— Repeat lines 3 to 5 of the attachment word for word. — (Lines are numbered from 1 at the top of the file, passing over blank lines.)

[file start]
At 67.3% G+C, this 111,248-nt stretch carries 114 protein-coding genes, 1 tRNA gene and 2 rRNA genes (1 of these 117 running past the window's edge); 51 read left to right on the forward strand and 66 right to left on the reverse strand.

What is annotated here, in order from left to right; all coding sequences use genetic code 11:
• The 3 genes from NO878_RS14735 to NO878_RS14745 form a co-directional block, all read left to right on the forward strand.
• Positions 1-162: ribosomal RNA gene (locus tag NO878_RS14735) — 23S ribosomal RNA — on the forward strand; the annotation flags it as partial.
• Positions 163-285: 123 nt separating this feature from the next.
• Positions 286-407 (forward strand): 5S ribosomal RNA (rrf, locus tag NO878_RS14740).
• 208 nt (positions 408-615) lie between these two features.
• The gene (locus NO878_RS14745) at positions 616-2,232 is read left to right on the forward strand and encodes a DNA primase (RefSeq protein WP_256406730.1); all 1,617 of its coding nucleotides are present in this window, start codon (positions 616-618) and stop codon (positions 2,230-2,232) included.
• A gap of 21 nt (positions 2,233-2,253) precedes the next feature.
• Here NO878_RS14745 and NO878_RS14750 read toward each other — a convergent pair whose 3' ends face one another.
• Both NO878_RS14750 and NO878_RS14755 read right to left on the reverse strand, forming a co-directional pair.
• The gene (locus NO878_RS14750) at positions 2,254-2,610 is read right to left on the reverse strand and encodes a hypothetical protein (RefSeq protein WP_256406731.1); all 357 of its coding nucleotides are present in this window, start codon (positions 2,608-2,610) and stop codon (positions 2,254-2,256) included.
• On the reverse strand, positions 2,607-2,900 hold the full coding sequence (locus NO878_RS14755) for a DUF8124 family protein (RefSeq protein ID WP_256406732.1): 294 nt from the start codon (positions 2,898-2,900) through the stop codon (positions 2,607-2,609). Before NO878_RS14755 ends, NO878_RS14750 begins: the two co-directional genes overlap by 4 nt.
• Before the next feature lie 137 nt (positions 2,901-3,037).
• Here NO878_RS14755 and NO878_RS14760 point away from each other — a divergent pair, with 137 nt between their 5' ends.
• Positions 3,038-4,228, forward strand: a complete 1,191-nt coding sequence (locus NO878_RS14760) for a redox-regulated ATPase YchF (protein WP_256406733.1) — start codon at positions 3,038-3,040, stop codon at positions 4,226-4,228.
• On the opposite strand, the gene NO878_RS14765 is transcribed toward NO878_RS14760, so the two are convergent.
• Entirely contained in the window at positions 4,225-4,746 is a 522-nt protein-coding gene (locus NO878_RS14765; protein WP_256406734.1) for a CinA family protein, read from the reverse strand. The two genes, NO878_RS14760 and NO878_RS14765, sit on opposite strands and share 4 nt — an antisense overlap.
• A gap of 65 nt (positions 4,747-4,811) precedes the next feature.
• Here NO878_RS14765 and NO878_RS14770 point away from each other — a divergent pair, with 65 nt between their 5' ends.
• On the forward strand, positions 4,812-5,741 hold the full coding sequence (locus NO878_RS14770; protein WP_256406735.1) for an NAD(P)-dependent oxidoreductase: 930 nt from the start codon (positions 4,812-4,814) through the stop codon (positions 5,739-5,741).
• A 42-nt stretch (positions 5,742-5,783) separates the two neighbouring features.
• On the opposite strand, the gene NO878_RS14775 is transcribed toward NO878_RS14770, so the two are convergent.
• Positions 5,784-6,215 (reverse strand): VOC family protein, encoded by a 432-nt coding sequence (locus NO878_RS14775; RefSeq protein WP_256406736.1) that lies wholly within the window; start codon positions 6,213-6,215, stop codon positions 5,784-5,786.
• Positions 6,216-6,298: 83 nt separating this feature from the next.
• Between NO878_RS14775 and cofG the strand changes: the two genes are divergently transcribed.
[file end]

• The 3 genes from NO878_RS14735 to NO878_RS14745 form a co-directional block, all read left to right on the forward strand.
• Positions 1-162: ribosomal RNA gene (locus tag NO878_RS14735) — 23S ribosomal RNA — on the forward strand; the annotation flags it as partial.
• Positions 163-285: 123 nt separating this feature from the next.